A greatest hits set and ‘one of the greatest records of all-time’ are given the treatment, Andy Kelly is swept away.
We’ve enjoyed our Christmas fix of the Bunnymen in Liverpool for a few years now, and this year it arrived rather earlier than usual.
The new setting of the Echo Arena allows several thousand extra devotees to make the annual pilgrimage.
This gig was a celebration of Ocean Rain, the classic 1984 album which many regard as their Bunnymen’s masterpiece, and delivered with the backing of a 20-odd piece London Metropolitan Orchestra.
The main event, though, is saved for the show’s second half, with the audience warmed up with a blast through loads of old favourites in the opening segment.
You can always depend on Will Sergeant‘s majestic guitar to deliver the goods at Bunnymen gigs, with Ian McCulloch‘s voice recently the unknown quantity.
Mac has been on the lozenges though, cos tonight he’s in stellar form and the band kick off with a superb trio of Lips Like Sugar, Rescue and a rattling Villiers Terrace.
Not many bands have written a song as good as any of those three, yet the Bunnymen can open with them.
The momentum barely lets up with Back of Love, Bring on the Dancing Horses, and a stunning The Cutter, all delivered with serious aplomb. As ever, Mac spends most of his time in the dry ice shadows creating those famous silhouettes which adorned a thousand bedroom walls.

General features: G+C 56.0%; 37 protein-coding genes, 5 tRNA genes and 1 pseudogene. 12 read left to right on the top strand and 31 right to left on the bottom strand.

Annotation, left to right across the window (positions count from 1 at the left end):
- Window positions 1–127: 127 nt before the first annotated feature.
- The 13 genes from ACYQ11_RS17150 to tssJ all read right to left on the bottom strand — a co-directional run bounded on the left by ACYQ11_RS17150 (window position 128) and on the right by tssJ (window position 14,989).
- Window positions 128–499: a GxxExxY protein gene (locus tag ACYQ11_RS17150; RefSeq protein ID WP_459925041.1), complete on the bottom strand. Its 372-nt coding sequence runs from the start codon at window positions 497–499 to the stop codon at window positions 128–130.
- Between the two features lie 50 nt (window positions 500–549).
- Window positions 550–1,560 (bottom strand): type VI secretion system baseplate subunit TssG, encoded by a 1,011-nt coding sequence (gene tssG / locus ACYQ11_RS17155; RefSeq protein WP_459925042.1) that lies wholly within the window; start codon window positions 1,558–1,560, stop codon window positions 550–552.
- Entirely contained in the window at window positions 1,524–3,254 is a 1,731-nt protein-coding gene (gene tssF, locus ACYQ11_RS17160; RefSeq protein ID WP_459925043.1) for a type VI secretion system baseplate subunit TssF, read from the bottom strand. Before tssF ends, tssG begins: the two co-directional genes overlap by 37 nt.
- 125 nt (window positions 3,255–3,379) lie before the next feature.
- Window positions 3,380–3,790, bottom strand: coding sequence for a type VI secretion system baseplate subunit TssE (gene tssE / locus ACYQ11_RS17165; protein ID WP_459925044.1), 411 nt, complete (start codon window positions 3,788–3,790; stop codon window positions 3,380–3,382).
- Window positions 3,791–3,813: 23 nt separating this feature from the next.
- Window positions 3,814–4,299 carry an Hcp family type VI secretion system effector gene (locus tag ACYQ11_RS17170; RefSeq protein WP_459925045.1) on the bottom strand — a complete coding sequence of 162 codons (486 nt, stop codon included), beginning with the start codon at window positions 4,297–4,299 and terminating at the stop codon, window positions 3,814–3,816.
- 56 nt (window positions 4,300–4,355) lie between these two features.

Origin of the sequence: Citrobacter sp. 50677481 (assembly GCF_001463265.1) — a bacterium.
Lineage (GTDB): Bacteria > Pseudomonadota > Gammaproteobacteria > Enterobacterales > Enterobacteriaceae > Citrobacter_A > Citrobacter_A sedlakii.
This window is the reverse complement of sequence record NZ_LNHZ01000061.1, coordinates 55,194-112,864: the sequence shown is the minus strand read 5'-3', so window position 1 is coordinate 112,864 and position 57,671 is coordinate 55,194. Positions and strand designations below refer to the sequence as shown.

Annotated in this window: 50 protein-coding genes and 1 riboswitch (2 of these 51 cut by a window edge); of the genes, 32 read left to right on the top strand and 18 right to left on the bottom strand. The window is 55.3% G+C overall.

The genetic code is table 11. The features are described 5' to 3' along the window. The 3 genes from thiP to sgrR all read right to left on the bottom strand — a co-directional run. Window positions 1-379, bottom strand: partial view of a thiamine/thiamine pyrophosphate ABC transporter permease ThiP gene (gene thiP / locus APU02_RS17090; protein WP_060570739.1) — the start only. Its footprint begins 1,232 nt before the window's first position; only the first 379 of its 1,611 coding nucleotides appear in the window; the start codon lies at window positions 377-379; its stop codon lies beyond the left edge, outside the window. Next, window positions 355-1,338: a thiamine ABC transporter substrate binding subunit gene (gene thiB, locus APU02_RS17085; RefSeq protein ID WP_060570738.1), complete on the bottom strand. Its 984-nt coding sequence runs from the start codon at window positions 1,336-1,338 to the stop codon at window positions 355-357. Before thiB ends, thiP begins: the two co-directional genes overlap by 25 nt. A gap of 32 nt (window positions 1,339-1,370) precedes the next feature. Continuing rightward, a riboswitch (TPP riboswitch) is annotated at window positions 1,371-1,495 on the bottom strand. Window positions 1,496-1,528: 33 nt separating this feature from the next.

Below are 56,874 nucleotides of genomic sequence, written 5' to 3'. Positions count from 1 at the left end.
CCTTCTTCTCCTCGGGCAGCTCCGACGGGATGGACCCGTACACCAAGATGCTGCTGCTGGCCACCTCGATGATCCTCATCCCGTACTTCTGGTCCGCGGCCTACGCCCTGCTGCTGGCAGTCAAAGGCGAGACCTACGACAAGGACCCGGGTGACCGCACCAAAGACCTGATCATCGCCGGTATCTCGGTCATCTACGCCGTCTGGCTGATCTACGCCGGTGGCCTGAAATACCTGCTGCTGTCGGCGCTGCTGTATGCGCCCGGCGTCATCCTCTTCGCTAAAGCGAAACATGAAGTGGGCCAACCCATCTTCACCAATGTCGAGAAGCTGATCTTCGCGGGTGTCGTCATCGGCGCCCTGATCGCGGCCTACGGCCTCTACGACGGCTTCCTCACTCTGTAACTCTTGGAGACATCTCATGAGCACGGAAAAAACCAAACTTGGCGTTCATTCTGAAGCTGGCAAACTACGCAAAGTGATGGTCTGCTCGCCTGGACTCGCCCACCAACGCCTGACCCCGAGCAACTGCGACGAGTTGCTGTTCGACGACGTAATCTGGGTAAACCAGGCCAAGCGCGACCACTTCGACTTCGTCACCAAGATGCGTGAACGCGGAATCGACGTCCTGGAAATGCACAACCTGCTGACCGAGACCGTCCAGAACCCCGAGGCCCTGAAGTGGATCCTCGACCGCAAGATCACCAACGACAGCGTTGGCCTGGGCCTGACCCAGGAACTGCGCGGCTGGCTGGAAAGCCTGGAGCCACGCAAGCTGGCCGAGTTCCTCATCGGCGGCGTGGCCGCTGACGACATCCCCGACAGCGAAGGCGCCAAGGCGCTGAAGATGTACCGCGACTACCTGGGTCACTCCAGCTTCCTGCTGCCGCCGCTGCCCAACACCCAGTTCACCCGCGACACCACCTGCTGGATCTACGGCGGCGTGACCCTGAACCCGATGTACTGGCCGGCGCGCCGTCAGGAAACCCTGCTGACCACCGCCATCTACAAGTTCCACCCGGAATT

The Doors cover, People are Strange is a welcome addition, while the sweeping Nothing Lasts Forever morphs, as ever, into Walk on the Wild Side.
On to Ocean Rain then and Mac’s in magnanimous form, describing it as only ‘one of the best albums ever made‘.
It’s accompanied by stunning black and white archive band pictures on the big screens which must be turned into an exhibition. Please!
Ocean Rain ‘s windswept and dark romanticism – as befits something recorded between Paris and Kirkby, as Mac proudly tells us – is given superb new power with the lush orchestral strings.
Some songs fare better than others – Silver, Crystal Days and Seven Seas being particularly impressive. The Killing Moon, of course, doesn’t need any help, while My Kingdom sees Sergeant hit top gear just in time for the finale of the title track.
The crowd still want more but Mac suffices with a bow. You can’t really follow a song as beautiful as Ocean Rain.